In Commonwealth v. Santos, a case of first impression, the Appeals Court reversed the dismissal of the complaint charging the defendant with reckless endangerment of a child under G.L. c.265, §13L, which was based on the defendant’s inadequate supervision of her daughter.
The application for a complaint alleged as follows. At 10:50 a.m. on a day in May, the police received “a report of a [three year old] female child found wandering alone in the playground” of an elementary school. The officer who was dispatched to the scene (Wood) “recalled that [several weeks earlier], school employees had reported finding the same child alone in the playground. Another officer had responded to that call, located the child’s mother (the defendant), and reunited her with the child.” When Wood arrived at the school, he “was directed to the nurse’s office where he saw the child. She was wearing a T-shirt and diaper and had bare feet, but was in good health with no cuts or abrasions…. Meanwhile, based on information from the [earlier] incident,” another officer (Donahue) was dispatched to an apartment located two-tenths of a mile from the school. “Though he rang the doorbell and pounded on the door repeatedly, he received no response.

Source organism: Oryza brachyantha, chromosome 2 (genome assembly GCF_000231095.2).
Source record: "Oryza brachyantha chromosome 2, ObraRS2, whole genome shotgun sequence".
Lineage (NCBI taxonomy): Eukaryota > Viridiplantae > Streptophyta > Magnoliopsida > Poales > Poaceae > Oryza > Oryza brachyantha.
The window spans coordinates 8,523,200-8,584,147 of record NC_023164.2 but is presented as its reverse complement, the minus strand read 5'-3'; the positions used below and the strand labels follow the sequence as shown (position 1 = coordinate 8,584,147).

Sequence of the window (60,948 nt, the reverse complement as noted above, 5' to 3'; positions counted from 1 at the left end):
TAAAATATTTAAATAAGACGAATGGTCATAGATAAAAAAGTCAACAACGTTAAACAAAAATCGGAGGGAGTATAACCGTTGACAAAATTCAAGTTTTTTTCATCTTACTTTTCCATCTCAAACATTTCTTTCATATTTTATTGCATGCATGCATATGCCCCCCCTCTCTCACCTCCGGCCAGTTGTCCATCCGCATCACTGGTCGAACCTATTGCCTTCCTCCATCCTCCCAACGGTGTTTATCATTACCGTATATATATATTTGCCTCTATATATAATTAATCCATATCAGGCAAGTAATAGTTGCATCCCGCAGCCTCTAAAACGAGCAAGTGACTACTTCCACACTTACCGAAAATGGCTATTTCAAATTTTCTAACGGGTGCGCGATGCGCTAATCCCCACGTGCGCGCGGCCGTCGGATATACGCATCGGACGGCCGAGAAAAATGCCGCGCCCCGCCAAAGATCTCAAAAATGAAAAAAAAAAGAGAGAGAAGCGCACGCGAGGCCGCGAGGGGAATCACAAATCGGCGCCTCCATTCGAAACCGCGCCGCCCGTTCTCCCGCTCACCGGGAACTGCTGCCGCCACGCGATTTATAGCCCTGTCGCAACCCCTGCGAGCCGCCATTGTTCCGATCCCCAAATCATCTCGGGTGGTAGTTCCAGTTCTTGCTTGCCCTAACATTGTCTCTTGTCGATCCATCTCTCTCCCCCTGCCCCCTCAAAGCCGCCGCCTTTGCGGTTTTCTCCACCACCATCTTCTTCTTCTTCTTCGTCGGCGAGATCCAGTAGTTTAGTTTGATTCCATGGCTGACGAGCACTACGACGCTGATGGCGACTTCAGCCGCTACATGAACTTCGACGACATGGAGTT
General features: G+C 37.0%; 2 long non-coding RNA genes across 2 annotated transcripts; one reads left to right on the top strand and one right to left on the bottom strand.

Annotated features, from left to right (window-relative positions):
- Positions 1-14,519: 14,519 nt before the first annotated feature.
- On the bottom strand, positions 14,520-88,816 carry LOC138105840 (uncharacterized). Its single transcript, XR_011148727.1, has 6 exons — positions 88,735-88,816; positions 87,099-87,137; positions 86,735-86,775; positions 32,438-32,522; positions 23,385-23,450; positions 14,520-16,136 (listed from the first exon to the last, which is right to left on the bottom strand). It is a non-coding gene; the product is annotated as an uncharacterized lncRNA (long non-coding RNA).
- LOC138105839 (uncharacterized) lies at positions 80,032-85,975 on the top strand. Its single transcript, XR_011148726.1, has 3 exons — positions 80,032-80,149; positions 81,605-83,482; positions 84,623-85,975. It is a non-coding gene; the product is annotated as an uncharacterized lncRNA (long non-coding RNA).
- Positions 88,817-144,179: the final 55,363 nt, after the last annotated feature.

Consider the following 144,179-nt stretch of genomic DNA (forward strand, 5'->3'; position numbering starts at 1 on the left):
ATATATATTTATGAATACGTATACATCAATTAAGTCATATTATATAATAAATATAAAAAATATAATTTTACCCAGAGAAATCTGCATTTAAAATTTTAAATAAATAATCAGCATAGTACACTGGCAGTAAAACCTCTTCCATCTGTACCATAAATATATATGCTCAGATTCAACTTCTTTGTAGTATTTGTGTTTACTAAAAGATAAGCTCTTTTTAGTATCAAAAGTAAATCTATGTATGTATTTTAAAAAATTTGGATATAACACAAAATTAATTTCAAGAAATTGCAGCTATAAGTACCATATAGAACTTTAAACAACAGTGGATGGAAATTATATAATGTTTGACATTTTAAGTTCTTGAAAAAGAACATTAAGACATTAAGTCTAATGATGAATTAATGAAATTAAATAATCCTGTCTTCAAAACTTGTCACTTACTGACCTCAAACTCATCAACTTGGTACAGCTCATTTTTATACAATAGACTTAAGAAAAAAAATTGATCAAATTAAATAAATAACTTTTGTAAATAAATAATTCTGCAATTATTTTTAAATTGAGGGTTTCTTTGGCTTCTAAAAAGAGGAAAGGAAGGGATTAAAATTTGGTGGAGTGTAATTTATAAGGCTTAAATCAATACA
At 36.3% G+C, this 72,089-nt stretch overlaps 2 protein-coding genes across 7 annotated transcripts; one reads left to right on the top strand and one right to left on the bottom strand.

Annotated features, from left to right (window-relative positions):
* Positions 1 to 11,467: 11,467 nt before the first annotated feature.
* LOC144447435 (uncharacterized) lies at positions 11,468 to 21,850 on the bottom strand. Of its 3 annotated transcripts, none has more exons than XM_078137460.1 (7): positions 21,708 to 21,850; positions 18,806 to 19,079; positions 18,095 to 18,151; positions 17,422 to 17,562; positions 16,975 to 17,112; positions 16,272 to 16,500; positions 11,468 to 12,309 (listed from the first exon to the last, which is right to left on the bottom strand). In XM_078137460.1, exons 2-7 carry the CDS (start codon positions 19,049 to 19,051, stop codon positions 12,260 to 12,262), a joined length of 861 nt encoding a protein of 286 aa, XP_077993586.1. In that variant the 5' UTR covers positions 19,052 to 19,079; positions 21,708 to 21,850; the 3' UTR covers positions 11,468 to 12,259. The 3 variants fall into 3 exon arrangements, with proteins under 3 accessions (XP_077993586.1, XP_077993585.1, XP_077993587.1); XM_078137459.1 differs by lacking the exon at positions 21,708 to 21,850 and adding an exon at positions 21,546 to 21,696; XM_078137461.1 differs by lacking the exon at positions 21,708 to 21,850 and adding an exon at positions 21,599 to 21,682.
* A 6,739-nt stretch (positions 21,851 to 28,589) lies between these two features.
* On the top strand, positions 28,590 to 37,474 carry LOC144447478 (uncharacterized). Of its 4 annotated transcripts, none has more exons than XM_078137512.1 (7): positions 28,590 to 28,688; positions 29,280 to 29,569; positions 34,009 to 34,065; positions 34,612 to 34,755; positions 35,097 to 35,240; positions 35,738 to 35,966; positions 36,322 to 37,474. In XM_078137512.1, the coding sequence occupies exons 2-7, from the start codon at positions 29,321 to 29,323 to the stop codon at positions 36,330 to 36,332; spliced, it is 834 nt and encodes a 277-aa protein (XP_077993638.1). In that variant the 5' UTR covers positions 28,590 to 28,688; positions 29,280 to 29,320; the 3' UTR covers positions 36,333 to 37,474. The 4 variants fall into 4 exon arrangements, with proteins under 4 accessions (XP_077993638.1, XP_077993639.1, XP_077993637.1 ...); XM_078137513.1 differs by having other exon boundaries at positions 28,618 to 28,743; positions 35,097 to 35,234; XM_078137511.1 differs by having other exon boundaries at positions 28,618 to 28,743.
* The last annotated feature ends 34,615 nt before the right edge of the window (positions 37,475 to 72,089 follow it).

After dispatch placed a telephone call to the apartment, the defendant came to the door…. It appeared to Donahue that the defendant had just awoken from sleeping and she was not alarmed, panicked, or crying. She also did not ask Donahue for help finding the child. Donahue asked the defendant if she knew where her daughter was, and she replied, “At the playground?” The defendant explained that she had set the child down in the living room to watch cartoons while she went to the upstairs bathroom for approximately ten to fifteen minutes to attend to “women problems.” When she came back down, the child was gone; the door to the apartment was open; and the key to the deadbolt had been inserted from the inside. The defendant said that she looked for the child for approximately ten minutes and then just assumed she was playing with a neighbor[’]s child. When Donahue asked why she did not call 911, the defendant replied, “That was my mistake.” Donahue drove the defendant to the school and reunited her with the child. The child’s father also arrived at the school…. [He] stated that after [the earlier] incident he installed a deadbolt on the apartment door and instructed family members to hang the key on a high hook in the kitchen. The defendant believed, however, that her teenage son may have instead left the key on the counter where the child could reach it.” The defendant was charged with reckless endangerment of a child under G.L. c.265, §13L. She filed a motion to dismiss the complaint, which the judge allowed for “lack of probable cause.” The Commonwealth appealed. Continue reading →